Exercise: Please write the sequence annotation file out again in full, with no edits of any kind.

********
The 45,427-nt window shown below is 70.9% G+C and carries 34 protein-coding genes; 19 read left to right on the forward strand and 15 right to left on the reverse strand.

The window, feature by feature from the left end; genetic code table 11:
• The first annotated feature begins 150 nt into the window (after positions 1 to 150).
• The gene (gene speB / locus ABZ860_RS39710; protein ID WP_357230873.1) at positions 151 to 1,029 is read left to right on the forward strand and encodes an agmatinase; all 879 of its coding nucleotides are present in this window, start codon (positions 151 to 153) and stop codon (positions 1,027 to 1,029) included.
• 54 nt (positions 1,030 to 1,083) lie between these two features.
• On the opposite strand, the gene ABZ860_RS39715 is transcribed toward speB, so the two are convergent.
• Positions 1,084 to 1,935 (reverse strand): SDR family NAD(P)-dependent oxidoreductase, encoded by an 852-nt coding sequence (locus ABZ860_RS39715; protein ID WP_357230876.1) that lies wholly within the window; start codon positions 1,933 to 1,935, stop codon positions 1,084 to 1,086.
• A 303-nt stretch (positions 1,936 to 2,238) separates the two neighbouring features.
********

The 45,427-nt window shown below is 70.9% G+C and carries 34 protein-coding genes; 19 read left to right on the forward strand and 15 right to left on the reverse strand.

The window, feature by feature from the left end; genetic code table 11:
• The first annotated feature begins 150 nt into the window (after positions 1 to 150).
• The gene (gene speB / locus ABZ860_RS39710; protein ID WP_357230873.1) at positions 151 to 1,029 is read left to right on the forward strand and encodes an agmatinase; all 879 of its coding nucleotides are present in this window, start codon (positions 151 to 153) and stop codon (positions 1,027 to 1,029) included.
• 54 nt (positions 1,030 to 1,083) lie between these two features.
• On the opposite strand, the gene ABZ860_RS39715 is transcribed toward speB, so the two are convergent.
• Positions 1,084 to 1,935 (reverse strand): SDR family NAD(P)-dependent oxidoreductase, encoded by an 852-nt coding sequence (locus ABZ860_RS39715; protein ID WP_357230876.1) that lies wholly within the window; start codon positions 1,933 to 1,935, stop codon positions 1,084 to 1,086.
• A 303-nt stretch (positions 1,936 to 2,238) separates the two neighbouring features.